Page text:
“Sheriff’s Department, open the door!”

At first I thought it was a joke, but then I heard the sound of a struggle and someone screaming. I opened my door, only for a staff member to wave me back into my apartment. She was on the phone. “He’s psychotic. He’s seeing things. He was cooperating but they took him down when he tried to run. What do you want to do?” I posted the details of the confrontation on my Facebook page with the hashtag #PsychPatientsLivesMatter and soon received comments on my bravery. Keep reading »

My father was a drunk. My father was a fall-down, blackout, greet-people-at-the-door-in-your-underwear kind of drunk. He was not a man who wanted kids. He was a man that had little to do with me. And he was a man with bipolar disorder. Keep reading »

My son Bob is doing really well right now. I wish I could say he has been cured of his mental illness, but that is not the case. In fact, he is symptomatic everyday. My son is doing well because he is treatment compliant and his mental illness treatment is working. So what is treatment for a child with mental illness? Keep reading »

This week’s Anxiety-Schmanxiety blog is an interview with one of my very good friends. I have known her for over 10 years and she has witnessed and helped with many of my anxiety and panic attacks. In order to “shake things up,” I thought it would be eye-opening to hear about anxiety and panic disorder from a loved one’s perspective. I asked her three questions and her unedited responses are below.

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“I want to break free from anxiety!” It’s a common cry, and for good reason. Anxiety, no matter the specific type of anxiety, can be miserable to live with day in and day out. Frequently, anxiety is a cruel warden, keeping us locked tightly behind bars, veritable prisoners of worry, fear, and guilt. Thankfully, it is indeed possible to break free from anxiety. One of the keys to doing so is to find something to take the place of anxiety. Keep reading »

There is no shortage of triggers for veterans with combat posttraumatic stress disorder (PTSD) during the holidays. Loud noises, parties with crowds of people, the expectations of positive emotions and so many more things can make combat PTSD harder to live with during the holidays; and when everyone around you is having a great time, it can feel very lonely being the one who feels worse during the holiday celebrations. But there is hope. Use these tips to handle your PTSD during the holidays and maybe even have some fun. Keep reading »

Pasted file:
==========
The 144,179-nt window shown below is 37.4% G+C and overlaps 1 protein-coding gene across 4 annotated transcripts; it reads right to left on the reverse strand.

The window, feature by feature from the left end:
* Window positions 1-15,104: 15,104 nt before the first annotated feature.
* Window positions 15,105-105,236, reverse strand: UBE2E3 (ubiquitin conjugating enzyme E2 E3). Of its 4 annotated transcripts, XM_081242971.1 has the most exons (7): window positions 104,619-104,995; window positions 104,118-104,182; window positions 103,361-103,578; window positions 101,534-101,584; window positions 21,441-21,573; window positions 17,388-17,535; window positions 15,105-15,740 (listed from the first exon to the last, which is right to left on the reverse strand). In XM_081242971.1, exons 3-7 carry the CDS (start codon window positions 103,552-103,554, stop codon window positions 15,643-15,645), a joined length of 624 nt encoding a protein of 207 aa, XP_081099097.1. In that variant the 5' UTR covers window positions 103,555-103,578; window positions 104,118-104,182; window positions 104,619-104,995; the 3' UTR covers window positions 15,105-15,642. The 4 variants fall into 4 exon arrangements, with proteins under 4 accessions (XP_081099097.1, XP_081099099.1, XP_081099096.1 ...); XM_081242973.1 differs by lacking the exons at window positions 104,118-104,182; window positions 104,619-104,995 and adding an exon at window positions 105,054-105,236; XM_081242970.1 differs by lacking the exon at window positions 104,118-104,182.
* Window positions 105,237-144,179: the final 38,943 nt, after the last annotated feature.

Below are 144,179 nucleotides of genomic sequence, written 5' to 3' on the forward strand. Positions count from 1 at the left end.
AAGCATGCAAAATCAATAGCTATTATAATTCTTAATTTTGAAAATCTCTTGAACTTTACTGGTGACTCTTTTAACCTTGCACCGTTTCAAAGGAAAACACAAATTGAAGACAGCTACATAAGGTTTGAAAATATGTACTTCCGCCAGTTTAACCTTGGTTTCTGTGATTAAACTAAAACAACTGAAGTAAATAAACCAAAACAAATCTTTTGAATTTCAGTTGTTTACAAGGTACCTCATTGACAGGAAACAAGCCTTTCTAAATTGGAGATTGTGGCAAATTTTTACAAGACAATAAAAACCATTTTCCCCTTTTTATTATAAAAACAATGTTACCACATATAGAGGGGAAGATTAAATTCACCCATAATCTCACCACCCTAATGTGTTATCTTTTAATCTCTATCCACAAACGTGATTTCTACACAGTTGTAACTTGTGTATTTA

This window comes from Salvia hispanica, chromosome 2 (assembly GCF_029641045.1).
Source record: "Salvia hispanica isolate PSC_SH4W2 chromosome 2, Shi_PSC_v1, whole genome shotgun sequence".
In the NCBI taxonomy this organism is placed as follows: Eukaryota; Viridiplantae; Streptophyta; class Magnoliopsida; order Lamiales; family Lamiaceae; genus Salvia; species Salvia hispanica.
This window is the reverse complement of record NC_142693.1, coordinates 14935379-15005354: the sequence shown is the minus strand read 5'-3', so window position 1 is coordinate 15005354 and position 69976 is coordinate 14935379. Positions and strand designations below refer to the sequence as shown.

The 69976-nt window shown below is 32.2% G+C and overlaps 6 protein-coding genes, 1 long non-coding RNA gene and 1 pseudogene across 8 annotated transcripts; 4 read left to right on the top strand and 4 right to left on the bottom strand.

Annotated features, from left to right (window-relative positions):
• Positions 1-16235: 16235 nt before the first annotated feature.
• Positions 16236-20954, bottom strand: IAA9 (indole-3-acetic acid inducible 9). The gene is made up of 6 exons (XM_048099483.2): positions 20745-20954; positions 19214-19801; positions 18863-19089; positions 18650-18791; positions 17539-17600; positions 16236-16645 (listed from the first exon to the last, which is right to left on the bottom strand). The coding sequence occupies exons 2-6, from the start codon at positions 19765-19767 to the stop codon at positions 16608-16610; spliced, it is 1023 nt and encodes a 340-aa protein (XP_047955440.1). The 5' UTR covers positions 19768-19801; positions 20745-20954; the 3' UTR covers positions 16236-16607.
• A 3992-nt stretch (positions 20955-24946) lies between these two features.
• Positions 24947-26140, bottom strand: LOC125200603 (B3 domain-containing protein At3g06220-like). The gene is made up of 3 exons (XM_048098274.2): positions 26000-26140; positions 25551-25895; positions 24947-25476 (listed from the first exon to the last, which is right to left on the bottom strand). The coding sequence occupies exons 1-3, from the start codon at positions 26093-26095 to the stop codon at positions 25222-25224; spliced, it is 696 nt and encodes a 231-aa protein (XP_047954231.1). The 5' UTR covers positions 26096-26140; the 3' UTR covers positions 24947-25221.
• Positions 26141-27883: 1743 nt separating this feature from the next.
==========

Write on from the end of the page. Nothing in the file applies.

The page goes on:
I have a a four-year-old nephew, Landon, who is exhibiting traits of obsessive-compulsive disorder (OCD). He insists the blocks be arranged by color and cries when they are not. Autism has been ruled out, so the next suspect is OCD. But is it really OCD, or is it just a phase? How young is too young to make a diagnosis of mental illness? And when a diagnosis is made, at what age should treatment start? Keep reading »

Depression makes the holiday season especially difficult, especially when there’s so much pressure to be happy. Cheesy music blasts through store speakers, telling us that it’s the “most wonderful time of the year” when depression rarely takes a day off, no matter what the calendar says. Keep reading »

Whether the program is LifeRing, Alcoholics Anonymous (AA), SMART Recovery, or some other program, the first question of a newcomer is always the same: “Does this addiction recovery program work?” The answer to this simple question varies, depending on who you ask. Yet, there is one factor that can make or break a person’s success in any recovery program. Keep reading »

Sometimes I ask for advice, but pretty much never about my bipolar disorder. (Unless you include my doctor. Him I tend to listen to.) This is because the people around me don’t have the expertise or experience to advise me about a mental illness. It’s not personal, I’m just not friends with any psychiatrists. But what really ticks me off, is unsolicited advice about bipolar disorder (particularly from people who act like experts but are not, in any way, qualified to do so). Keep reading »